More Math in River Classroom

Last Wednesday was a particularly snowy one in the Espanola Valley. Fortunately for us, schools were open, and we were able to host River Classroom at NMWC! Last time we met, we were measuring the velocity of the Rio Chama using our new favorite equation D=R*T. This week we wanted to include this useful math again to help students internalize it.

Students divided into groups and calculate the rate of a car after it rolled down a ramp. The ramp height was controlled by blocks, and students had to test at least three different heights. Students also had to perform three trials at each height.

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Excited about science!!!

We used stopwatches to measure how long it took the car to stop. We used a tape measure to find the distance the car traveled. From these numbers, we could calculate the rate of the car!

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A student measures the distance the car traveled.

Some of the cars worked better than others- a few clearly did not have enough clearance to be used in this experiment! We had some devastating crashes.

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Calculating rate
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Discussing next steps
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Testing the lowest ramp height

After the experiment was complete, students learned how to graph their data. We discussed independent variables (the ramp height) and dependent variables (the rate of the car). We plotted one example as a group, and then students had to plot their own data. They found the average rate of the car over all three trials for each ramp height. They did a fantastic job!

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For their reflections, students had to think about why the height of the ramp affects the speed of the car:

“Based on our experiment today the car became faster each time we put the ramp higher. This happened because of the gravitational energy. The gravitational energy made the car go faster and friction made it stop moving.”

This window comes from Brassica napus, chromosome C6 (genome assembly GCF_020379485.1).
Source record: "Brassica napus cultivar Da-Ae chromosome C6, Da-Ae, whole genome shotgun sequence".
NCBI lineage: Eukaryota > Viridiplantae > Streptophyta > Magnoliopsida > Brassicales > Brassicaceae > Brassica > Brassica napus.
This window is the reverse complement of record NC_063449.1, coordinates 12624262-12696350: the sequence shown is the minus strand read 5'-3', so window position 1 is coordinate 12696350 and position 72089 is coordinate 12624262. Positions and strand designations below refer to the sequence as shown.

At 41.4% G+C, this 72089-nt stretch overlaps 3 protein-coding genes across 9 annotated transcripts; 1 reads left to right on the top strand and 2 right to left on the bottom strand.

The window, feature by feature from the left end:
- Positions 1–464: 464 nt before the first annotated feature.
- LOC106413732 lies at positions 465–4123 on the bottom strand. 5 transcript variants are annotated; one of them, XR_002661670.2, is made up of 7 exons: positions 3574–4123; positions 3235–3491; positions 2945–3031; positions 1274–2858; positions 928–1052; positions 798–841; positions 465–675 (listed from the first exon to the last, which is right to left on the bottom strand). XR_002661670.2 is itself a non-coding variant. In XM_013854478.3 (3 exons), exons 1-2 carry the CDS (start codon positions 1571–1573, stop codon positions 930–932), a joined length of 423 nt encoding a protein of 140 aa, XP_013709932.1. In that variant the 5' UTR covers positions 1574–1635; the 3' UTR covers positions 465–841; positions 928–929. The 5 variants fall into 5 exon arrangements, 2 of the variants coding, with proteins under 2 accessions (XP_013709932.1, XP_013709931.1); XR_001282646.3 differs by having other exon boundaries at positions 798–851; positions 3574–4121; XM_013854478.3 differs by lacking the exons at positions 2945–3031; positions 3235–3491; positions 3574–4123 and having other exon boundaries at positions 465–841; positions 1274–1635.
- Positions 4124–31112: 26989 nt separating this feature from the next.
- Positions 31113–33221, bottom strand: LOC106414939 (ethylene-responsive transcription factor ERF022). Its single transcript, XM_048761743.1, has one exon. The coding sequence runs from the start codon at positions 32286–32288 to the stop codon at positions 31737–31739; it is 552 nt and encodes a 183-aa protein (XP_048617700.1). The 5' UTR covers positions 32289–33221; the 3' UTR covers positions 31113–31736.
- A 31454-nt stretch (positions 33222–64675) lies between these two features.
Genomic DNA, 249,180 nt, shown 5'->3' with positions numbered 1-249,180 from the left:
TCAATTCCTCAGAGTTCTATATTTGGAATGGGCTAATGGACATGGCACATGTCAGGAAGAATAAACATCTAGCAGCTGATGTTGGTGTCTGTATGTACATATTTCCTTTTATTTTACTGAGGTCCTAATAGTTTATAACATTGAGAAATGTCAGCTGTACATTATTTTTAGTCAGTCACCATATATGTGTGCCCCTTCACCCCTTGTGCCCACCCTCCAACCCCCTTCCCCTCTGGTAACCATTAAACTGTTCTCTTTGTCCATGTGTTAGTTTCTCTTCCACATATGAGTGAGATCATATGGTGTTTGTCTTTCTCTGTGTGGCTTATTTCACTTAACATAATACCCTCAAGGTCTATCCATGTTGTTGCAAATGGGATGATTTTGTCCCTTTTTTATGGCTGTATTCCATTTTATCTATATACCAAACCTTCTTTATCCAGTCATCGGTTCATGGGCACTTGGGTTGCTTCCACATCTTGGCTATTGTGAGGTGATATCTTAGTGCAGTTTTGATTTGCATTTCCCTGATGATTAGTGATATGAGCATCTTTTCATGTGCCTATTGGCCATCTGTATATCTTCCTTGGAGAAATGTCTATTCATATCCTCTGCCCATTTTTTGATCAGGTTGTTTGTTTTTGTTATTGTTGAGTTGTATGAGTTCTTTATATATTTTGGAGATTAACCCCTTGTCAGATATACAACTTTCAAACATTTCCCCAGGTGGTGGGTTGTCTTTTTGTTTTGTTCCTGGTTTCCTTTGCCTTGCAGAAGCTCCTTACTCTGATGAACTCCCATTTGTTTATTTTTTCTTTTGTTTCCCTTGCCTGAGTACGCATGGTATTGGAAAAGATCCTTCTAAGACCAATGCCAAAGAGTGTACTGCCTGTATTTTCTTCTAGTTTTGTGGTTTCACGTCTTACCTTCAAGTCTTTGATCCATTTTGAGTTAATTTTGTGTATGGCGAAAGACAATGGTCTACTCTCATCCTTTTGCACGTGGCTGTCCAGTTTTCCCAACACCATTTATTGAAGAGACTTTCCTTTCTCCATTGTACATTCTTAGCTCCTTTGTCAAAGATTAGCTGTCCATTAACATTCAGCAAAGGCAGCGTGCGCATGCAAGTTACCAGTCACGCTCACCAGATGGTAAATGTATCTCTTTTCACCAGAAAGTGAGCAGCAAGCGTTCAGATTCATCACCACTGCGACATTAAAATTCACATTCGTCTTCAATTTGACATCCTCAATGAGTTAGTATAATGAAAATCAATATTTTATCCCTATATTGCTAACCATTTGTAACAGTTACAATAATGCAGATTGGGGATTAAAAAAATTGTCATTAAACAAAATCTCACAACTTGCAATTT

“Based on our experiment today I think that when we increased the height of the ramp the car got faster because the higher the ramp got the more gravitational energy there was. I also think it got faster because there was more of a slant so that car had a lot of acceleration. And the third reason I think that is because there was less friction so the car could go faster.”

“Today based on our experiment I think that when the ramp increases height the car will go faster. I know my answer is true because when the ramp gets higher there is more gravitational energy. Also when there is more gravitational energy the car picks up more speed because it is a higher elevation. The car went faster because when the car has more speed the car takes longer to create enough friction to stop.”

Since it was so snowy, our River Classroom students also had to be good citizen scientists and measure our snowfall. This resulted in an impromptu lesson on the proper way to measure snow and how to find a representative location. We even reported our snow total (2.75 inches) to the National Weather Service on Twitter!

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Measuring snow

It’s been a great fall for our River Classroom, and we can’t wait to get our students back in the spring for even more science!

Happy Holidays from New Mexico Wildlife Center!

Christy

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